A unique containment and confinement system is under development to conduct small explosively driven physics experiments containing hazardous materials at the Proton Radiography facility at Los Alamos National Laboratory (LANL). In these experiments, the detonation of high explosives (HE) is used to drive materials to extreme loading conditions, where some of the materials tested can be extremely hazardous (e.g. nuclear materials). The main components of the system are the Inner Pressure Confinement Vessel (IPCV, which hosts the physics experiment), the Outer Pressure Containment Vessel (OPCV) and Beam Pipes and Auxiliary Hardware (BPAH).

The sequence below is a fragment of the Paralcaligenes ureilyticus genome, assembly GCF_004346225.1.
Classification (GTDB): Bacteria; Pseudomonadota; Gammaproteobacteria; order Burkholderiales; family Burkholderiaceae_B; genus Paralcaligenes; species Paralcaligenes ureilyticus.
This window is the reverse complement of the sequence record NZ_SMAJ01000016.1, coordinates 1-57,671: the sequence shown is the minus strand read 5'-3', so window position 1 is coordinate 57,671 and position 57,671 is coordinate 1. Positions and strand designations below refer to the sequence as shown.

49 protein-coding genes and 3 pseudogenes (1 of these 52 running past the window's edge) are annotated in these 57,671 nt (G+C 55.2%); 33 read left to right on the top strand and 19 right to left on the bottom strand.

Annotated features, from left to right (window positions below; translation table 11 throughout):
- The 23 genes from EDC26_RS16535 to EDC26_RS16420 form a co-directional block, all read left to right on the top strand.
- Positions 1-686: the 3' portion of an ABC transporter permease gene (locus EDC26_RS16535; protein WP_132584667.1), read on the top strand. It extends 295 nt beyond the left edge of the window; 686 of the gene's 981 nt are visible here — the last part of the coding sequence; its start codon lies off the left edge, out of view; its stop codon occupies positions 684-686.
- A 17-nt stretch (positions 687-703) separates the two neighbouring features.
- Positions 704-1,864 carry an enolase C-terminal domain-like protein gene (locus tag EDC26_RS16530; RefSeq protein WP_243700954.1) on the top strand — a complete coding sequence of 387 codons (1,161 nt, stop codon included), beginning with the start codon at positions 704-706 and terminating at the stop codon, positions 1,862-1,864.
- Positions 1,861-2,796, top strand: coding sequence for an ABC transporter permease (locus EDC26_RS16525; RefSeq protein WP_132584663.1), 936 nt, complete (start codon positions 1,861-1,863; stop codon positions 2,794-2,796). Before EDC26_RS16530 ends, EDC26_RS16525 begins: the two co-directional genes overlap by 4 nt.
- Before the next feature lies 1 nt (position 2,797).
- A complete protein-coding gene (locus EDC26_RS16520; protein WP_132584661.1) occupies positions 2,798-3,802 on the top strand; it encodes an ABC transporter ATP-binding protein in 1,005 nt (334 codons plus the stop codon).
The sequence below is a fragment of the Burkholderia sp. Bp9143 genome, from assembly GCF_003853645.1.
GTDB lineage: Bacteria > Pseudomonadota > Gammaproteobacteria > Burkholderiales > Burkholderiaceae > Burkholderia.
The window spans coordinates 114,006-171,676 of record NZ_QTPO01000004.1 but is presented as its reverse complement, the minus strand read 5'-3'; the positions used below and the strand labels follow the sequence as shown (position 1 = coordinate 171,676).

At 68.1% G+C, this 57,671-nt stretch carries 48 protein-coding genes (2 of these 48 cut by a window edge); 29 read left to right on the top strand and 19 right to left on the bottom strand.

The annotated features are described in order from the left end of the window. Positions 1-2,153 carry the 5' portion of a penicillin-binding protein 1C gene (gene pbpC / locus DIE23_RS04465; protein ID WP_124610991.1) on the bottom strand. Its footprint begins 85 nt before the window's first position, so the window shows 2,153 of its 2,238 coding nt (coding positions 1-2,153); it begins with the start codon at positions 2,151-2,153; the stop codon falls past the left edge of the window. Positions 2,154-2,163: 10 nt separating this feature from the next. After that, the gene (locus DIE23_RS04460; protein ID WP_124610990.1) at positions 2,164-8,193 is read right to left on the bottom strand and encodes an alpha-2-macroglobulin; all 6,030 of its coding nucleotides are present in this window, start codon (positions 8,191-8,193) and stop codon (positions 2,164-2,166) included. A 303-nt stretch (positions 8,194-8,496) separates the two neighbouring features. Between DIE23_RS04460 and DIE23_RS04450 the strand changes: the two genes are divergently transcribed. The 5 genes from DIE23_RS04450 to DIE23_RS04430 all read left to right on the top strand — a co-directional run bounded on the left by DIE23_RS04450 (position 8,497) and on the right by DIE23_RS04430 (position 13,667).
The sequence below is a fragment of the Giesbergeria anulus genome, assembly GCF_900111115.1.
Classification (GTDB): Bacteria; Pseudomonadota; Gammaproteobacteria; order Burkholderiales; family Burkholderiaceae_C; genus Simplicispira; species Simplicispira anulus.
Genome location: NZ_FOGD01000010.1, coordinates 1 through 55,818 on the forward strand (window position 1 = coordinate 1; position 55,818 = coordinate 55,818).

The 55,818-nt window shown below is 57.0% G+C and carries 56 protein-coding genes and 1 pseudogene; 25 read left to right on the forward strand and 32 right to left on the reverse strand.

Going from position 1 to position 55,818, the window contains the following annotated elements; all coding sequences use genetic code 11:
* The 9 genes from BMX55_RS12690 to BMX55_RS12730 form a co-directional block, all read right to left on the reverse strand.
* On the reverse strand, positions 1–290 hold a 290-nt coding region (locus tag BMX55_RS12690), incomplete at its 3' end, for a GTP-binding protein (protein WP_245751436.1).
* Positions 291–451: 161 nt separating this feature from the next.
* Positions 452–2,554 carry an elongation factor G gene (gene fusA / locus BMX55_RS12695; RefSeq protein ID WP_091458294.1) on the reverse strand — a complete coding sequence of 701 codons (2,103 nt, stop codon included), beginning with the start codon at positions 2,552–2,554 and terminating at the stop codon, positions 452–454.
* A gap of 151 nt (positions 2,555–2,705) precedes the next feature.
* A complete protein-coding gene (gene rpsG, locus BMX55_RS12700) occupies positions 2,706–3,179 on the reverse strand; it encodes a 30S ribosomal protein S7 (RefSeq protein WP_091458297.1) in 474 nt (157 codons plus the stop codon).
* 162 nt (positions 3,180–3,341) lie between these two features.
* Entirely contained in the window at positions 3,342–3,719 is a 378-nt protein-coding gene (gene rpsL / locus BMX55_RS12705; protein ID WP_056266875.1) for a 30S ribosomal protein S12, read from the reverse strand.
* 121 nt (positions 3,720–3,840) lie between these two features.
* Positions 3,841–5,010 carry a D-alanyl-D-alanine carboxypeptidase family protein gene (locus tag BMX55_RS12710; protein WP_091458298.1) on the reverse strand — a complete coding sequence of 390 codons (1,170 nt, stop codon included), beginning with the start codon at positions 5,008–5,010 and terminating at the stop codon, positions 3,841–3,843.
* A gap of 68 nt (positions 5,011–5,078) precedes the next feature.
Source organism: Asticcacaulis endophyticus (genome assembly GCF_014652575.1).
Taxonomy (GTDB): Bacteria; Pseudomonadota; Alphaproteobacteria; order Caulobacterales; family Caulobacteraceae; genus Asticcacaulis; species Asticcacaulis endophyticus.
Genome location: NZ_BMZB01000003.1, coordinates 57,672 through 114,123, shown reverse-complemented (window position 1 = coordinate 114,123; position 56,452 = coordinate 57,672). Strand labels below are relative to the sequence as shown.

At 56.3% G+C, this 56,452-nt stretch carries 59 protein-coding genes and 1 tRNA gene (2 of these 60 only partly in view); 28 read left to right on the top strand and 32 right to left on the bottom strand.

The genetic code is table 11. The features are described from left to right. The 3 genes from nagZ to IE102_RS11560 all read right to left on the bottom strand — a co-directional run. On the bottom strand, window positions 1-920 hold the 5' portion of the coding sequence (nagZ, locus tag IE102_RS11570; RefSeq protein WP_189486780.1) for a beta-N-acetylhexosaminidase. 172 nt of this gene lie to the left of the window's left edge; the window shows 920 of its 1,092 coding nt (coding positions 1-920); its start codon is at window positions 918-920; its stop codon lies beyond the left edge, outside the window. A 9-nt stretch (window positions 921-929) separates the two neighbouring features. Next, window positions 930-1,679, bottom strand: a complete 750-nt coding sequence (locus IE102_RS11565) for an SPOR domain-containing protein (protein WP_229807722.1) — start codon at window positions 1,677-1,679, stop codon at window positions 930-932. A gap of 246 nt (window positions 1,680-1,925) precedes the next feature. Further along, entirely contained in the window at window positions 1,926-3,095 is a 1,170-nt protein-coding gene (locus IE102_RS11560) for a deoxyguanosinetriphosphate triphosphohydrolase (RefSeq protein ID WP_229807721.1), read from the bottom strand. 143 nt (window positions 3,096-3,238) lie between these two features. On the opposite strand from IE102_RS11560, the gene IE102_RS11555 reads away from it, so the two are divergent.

This paper describes the design and preliminary analyses of the IPCV. The body of the IPCV, also referred to as the Inner Vessel, is being designed to the criteria of the ASME Boiler and Pressure Vessel Code, Section VIII, Division 3, Code Case 2564, with the exception of the materials of construction. The closure covers have different devices mounted on them, such as feedthrough devices for sending or receiving electrical and optical signals across the pressure boundary, and valves for venting the vessel interior. The unique feature in the vessel design are the radiographic windows, tentatively made of Beryllium, which need to be strong enough to maintain the pressure boundary during dynamic events, while being radiographically low-attenuating for the purpose of proton imaging.